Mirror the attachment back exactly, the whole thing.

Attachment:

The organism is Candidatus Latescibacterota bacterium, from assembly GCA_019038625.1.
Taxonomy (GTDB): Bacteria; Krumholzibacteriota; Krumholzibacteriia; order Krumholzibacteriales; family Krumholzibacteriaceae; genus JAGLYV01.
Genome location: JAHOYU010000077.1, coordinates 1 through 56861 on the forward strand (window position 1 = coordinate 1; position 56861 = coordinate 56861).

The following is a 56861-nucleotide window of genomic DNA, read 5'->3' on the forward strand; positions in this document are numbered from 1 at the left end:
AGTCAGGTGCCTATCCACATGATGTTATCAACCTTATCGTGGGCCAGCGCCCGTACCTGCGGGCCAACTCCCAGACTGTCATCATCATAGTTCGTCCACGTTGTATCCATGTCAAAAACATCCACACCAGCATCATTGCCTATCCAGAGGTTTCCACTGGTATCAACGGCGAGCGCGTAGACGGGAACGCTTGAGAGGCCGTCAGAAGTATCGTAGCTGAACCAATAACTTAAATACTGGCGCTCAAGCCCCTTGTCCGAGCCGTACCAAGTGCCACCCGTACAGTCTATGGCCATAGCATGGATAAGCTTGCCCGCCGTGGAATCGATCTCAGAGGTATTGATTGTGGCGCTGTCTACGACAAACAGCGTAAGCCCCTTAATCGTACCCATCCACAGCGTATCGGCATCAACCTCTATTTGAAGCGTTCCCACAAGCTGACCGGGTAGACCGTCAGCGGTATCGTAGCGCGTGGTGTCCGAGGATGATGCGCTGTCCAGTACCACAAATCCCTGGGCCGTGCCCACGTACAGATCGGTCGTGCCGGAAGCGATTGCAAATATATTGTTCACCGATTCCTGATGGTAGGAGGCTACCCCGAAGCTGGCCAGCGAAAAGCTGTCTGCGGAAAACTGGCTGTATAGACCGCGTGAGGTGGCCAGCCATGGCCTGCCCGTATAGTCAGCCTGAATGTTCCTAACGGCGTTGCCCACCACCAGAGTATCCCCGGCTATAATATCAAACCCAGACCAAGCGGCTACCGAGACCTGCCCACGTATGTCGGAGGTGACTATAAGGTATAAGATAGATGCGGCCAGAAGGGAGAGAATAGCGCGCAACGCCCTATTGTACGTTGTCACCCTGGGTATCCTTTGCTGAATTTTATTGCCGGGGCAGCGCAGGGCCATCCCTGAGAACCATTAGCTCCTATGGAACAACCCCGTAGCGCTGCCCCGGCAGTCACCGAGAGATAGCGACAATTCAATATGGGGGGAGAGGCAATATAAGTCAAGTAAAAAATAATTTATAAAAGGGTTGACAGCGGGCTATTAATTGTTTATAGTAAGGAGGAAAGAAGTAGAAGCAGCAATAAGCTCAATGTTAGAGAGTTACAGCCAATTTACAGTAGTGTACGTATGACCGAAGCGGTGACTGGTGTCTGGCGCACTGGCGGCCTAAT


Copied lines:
The organism is Candidatus Latescibacterota bacterium, from assembly GCA_019038625.1.
Taxonomy (GTDB): Bacteria; Krumholzibacteriota; Krumholzibacteriia; order Krumholzibacteriales; family Krumholzibacteriaceae; genus JAGLYV01.
Genome location: JAHOYU010000077.1, coordinates 1 through 56861 on the forward strand (window position 1 = coordinate 1; position 56861 = coordinate 56861).

The following is a 56861-nucleotide window of genomic DNA, read 5'->3' on the forward strand; positions in this document are numbered from 1 at the left end:
AGTCAGGTGCCTATCCACATGATGTTATCAACCTTATCGTGGGCCAGCGCCCGTACCTGCGGGCCAACTCCCAGACTGTCATCATCATAGTTCGTCCACGTTGTATCCATGTCAAAAACATCCACACCAGCATCATTGCCTATCCAGAGGTTTCCACTGGTATCAACGGCGAGCGCGTAGACGGGAACGCTTGAGAGGCCGTCAGAAGTATCGTAGCTGAACCAATAACTTAAATACTGGCGCTCAAGCCCCTTGTCCGAGCCGTACCAAGTGCCACCCGTACAGTCTATGGCCATAGCATGGATAAGCTTGCCCGCCGTGGAATCGATCTCAGAGGTATTGATTGTGGCGCTGTCTACGACAAACAGCGTAAGCCCCTTAATCGTACCCATCCACAGCGTATCGGCATCAACCTCTATTTGAAGCGTTCCCACAAGCTGACCGGGTAGACCGTCAGCGGTATCGTAGCGCGTGGTGTCCGAGGATGATGCGCTGTCCAGTACCACAAATCCCTGGGCCGTGCCCACGTACAGATCGGTCGTGCCGGAAGCGATTGCAAATATATTGTTCACCGATTCCTGATGGTAGGAGGCTACCCCGAAGCTGGCCAGCGAAAAGCTGTCTGCGGAAAACTGGCTGTATAGACCGCGTGAGGTGGCCAGCCATGGCCTGCCCGTATAGTCAGCCTGAATGTTCCTAACGGCGTTGCCCACCACCAGAGTATCCCCGGCTATAATATCAAACCCAGACCAAGCGGCTACCGAGACCTGCCCACGTATGTCGGAGGTGACTATAAGGTATAAGATAGATGCGGCCAGAAGGGAGAGAATAGCGCGCAACGCCCTATTGTACGTTGTCACCCTGGGTATCCTTTGCTGAATTTTATTGCCGGGGCAGCGCAGGGCCATCCCTGAGAACCATTAGCTCCTATGGAACAACCCCGTAGCGCTGCCCCGGCAGTCACCGAGAGATAGCGACAATTCAATATGGGGGGAGAGGCAATATAAGTCAAGTAAAAAATAATTTATAAAAGGGTTGACAGCGGGCTATTAATTGTTTATAGTAAGGAGGAAAGAAGTAGAAGCAGCAATAAGCTCAATGTTAGAGAGTTACAGCCAATTTACAGTAGTGTACGTATGACCGAAGCGGTGACTGGTGTCTGGCGCACTGGCGGCCTAAT